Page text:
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Delusional jealousy

Delusional jealousy or Othello syndrome is a psychiatric disorder in which a person holds a delusional belief that their spouse or sexual partner is being unfaithful.

It is named after the character in Shakespeare's play Othello, who murders his wife based on his false belief that she has been disloyal.

An affected person typically makes repeated accusations of infidelity based on insignificant or minimal evidence, often citing seemingly normal or everyday events or material to back up their claim. They may also take great pains to test their partner's fidelity and can go to considerable lengths to monitor their behaviour and movements. This may be taken to extremes, such as waiting outside of the partner's workplace during their working day or even following them into the bathroom in case their partner has an illicit meeting with their perceived lover.

Delusional jealousy can occur in both heterosexual and homosexual individuals although it is more often found in males than females.

Unlike other delusional disorders, delusional jealousy has a strong association with violence and in some cases stalking[?] behaviour. At the very least affected individuals tend to be irritable and confrontational.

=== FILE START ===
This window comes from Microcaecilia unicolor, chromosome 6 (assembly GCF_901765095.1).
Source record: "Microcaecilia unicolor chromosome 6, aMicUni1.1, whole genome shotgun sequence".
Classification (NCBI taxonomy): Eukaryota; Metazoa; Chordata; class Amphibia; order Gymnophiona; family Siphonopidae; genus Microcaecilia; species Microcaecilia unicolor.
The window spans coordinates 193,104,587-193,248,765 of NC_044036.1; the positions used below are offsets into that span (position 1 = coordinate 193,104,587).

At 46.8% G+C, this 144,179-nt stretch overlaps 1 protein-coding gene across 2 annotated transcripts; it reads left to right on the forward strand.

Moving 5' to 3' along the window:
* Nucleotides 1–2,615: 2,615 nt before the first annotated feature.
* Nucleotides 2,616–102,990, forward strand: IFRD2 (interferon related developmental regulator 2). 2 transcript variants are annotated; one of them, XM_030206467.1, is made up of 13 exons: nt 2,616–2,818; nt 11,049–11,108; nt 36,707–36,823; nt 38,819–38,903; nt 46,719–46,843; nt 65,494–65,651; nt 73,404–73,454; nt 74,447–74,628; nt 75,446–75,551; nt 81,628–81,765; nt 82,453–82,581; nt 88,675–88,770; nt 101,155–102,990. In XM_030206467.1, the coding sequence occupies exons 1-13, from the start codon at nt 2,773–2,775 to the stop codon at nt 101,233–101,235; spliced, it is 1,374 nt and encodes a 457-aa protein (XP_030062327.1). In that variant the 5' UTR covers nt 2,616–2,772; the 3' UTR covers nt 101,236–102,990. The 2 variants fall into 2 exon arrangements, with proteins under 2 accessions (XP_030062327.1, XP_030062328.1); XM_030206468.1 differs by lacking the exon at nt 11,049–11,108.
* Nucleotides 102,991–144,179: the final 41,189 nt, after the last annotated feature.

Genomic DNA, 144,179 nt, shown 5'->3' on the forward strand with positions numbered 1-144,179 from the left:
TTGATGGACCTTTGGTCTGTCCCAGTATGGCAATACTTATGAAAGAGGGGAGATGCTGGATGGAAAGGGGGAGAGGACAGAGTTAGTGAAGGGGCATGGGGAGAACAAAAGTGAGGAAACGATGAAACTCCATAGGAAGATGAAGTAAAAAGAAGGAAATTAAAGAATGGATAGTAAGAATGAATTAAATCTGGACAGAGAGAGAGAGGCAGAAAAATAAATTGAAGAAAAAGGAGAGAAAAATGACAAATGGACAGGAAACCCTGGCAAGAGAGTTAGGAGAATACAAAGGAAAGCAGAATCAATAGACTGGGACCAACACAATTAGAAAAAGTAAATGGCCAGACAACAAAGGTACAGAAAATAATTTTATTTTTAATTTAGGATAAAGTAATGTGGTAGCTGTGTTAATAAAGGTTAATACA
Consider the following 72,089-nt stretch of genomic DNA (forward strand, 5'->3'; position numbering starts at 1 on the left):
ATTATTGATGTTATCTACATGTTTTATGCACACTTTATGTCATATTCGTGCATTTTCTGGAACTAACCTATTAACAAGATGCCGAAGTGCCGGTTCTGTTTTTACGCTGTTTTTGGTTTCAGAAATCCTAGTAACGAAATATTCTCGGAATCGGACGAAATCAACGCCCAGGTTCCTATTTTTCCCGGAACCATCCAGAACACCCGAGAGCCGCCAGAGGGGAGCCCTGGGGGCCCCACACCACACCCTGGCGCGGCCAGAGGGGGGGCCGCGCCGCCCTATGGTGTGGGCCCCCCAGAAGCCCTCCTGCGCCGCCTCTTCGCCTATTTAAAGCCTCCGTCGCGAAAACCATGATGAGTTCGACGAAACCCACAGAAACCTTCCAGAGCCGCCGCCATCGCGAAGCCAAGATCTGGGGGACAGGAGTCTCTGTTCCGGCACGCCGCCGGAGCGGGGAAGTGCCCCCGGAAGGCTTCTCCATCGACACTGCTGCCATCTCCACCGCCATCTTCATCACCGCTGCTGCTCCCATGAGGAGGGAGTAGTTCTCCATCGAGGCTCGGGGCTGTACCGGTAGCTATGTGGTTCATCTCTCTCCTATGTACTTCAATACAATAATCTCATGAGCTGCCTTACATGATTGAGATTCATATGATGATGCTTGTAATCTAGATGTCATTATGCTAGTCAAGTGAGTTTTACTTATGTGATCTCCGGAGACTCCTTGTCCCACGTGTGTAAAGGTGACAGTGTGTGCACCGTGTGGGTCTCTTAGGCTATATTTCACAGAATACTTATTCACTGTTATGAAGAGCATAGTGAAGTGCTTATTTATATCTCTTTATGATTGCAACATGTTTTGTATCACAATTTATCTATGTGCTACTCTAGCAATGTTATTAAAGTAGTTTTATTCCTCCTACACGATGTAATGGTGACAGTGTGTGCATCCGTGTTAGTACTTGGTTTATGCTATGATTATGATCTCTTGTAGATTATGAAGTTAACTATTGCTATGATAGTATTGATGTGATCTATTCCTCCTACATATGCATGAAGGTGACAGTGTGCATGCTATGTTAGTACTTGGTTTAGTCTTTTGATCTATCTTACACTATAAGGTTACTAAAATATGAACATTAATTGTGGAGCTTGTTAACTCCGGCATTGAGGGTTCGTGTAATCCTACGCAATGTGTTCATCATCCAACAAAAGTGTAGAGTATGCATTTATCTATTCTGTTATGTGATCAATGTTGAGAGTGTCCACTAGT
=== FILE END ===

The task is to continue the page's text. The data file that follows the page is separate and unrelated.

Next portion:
It can be found in the context of schizophrenia and delusional disorder but is also associated with alcoholism and sexual dysfunction and has been reported after neurological illness[?].

One particularly interesting aspect of delusional jealousy is that the constant accusations and suspicion of infidelity from the delusional spouse has been reported to have driven some partners to actually have an affair.

One of the criteria for a belief to be diagnosed as a delusion is that the belief should be false. In these cases, it would seem that the belief is no longer false and should therefore be considered normal, despite the otherwise disturbed behaviour of the person concerned. This is a paradox and highlights one of the shortcomings of psychiatric diagnosis of delusions.

See also: delusion, erotomania, Martha Mitchell effect, psychosis

External links and references

  • Enoch, D. & Ball, H. (2001) The Othello Syndrome. In Enoch, D. & Ball, H. Uncommon psychiatric syndromes (Fourth edition) pp50-73. London: Arnold. ISBN 0340763884



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